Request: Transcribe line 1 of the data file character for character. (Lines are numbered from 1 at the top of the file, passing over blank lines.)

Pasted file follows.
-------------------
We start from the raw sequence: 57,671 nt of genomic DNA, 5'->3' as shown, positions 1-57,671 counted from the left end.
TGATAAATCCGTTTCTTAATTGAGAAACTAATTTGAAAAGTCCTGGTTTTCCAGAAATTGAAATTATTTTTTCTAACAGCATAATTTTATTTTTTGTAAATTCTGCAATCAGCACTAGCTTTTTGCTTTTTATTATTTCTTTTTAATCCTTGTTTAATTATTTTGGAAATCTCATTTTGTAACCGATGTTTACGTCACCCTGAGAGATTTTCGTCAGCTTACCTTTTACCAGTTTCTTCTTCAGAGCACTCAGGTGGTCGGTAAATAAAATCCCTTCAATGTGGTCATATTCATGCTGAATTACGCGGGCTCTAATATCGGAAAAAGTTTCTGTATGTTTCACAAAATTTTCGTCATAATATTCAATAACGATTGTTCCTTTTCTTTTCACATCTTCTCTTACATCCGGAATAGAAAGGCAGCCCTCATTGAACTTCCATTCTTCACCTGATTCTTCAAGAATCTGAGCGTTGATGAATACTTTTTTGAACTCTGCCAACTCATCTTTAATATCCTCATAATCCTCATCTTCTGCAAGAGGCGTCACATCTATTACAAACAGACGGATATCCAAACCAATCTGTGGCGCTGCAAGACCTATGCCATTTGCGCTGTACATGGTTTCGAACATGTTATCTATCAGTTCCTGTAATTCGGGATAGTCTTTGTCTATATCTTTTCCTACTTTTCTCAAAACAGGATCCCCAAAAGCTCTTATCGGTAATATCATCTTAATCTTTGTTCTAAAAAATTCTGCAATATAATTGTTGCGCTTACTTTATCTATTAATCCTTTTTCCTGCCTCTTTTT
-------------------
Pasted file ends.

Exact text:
We start from the raw sequence: 57,671 nt of genomic DNA, 5'->3' as shown, positions 1-57,671 counted from the left end.